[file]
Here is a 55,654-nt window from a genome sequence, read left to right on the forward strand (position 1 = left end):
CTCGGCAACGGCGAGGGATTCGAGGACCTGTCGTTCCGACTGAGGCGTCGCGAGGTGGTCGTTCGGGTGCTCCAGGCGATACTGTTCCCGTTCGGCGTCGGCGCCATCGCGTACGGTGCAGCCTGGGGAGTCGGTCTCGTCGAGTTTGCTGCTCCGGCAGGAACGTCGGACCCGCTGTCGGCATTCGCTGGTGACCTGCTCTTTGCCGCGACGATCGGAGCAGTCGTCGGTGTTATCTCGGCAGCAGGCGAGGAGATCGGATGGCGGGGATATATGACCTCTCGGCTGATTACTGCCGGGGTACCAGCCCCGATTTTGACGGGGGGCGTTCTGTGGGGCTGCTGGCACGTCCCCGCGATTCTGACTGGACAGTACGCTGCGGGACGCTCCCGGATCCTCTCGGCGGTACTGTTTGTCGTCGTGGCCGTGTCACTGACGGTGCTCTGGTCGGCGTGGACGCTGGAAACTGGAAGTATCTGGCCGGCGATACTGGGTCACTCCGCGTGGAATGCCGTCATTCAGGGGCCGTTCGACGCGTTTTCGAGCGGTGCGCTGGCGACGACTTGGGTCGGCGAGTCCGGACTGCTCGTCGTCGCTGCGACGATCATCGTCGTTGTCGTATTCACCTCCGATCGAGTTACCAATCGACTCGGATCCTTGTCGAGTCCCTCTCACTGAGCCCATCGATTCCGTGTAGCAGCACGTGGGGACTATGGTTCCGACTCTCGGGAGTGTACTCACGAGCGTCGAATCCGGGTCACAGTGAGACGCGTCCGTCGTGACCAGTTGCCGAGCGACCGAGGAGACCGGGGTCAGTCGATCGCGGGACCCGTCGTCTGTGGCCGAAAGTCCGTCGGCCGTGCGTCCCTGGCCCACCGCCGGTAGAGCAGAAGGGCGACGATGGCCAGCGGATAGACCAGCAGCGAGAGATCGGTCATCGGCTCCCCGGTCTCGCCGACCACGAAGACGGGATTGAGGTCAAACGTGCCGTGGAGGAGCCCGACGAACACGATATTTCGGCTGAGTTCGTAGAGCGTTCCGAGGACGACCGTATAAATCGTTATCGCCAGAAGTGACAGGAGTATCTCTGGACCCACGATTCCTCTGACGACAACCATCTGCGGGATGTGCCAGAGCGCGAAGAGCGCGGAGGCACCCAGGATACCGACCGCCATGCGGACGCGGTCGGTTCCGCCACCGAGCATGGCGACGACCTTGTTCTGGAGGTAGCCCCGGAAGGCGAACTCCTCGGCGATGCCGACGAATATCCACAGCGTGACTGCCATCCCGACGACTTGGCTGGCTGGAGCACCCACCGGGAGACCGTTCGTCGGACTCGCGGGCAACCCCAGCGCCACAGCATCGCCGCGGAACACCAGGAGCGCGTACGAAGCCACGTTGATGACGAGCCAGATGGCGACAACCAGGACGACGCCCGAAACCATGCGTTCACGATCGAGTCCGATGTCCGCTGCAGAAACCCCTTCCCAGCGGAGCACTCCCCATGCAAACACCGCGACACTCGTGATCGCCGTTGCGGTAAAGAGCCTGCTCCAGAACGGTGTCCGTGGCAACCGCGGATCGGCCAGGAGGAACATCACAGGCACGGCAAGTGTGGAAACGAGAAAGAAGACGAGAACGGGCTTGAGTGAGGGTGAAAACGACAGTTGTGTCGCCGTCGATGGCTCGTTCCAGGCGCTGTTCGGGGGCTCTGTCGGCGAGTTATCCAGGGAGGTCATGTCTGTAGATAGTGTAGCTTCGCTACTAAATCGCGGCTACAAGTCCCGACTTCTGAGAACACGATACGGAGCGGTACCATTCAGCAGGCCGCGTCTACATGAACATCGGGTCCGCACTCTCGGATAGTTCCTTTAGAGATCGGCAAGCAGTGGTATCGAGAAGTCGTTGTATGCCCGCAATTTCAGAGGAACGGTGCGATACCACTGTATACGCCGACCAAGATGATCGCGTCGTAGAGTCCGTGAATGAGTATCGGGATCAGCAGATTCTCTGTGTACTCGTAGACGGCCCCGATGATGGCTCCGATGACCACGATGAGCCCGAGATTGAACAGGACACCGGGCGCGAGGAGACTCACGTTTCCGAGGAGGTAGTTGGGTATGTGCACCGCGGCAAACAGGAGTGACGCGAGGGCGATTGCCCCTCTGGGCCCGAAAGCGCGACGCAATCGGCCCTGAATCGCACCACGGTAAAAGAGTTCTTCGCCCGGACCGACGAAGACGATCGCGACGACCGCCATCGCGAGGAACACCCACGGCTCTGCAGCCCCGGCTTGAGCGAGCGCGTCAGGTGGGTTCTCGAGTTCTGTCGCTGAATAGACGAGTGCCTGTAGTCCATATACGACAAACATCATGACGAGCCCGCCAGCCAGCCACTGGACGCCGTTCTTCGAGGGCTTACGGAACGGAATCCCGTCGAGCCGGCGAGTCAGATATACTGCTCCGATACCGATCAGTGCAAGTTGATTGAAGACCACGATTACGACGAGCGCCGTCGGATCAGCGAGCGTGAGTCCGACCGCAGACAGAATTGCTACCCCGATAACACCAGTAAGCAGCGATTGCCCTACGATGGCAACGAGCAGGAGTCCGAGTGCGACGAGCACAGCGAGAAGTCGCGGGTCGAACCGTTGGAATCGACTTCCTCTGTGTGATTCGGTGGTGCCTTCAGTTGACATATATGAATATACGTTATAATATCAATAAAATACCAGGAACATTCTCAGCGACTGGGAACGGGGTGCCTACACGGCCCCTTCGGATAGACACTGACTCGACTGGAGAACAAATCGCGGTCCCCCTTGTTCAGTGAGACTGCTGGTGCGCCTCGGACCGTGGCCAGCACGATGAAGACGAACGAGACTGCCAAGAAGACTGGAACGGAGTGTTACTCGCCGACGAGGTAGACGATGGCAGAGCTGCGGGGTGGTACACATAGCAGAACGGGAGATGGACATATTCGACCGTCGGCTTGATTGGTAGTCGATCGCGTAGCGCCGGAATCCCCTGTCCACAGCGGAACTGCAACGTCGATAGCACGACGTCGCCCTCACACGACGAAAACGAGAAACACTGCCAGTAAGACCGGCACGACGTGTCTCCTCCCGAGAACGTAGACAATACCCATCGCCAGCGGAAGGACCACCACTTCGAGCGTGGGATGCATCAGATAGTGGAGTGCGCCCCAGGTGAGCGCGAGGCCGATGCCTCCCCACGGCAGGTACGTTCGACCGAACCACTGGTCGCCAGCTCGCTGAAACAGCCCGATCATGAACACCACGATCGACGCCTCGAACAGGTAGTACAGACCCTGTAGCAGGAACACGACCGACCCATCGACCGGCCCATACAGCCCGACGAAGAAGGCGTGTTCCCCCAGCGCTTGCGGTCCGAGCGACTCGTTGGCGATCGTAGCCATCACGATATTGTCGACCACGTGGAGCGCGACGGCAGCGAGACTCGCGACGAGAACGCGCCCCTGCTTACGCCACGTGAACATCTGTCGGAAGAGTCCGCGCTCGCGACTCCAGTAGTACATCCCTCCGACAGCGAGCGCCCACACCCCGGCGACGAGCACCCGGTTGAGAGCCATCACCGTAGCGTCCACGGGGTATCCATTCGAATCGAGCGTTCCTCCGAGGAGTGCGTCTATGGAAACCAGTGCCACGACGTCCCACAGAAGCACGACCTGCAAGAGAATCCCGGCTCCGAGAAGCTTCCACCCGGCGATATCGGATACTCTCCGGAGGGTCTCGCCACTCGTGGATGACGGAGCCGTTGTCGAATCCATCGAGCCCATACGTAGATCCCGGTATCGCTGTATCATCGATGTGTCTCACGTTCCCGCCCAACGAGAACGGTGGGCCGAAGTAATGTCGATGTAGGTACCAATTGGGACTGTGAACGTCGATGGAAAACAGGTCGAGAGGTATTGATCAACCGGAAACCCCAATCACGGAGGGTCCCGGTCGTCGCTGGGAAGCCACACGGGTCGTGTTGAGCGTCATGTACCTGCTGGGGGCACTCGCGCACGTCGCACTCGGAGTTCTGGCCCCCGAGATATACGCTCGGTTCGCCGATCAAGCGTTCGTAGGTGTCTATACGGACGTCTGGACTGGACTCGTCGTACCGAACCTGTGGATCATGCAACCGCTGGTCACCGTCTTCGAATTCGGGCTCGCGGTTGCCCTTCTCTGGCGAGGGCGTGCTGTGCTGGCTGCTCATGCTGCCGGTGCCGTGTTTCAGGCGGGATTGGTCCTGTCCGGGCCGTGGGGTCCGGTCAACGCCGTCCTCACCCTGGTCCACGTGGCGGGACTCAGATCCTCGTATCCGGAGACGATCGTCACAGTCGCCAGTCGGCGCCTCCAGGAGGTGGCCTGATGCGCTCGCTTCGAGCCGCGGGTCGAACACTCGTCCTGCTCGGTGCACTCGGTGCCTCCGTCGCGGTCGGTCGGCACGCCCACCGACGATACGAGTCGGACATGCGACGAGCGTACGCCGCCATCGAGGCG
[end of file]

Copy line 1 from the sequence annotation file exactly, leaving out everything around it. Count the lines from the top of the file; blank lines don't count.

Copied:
Here is a 55,654-nt window from a genome sequence, read left to right on the forward strand (position 1 = left end):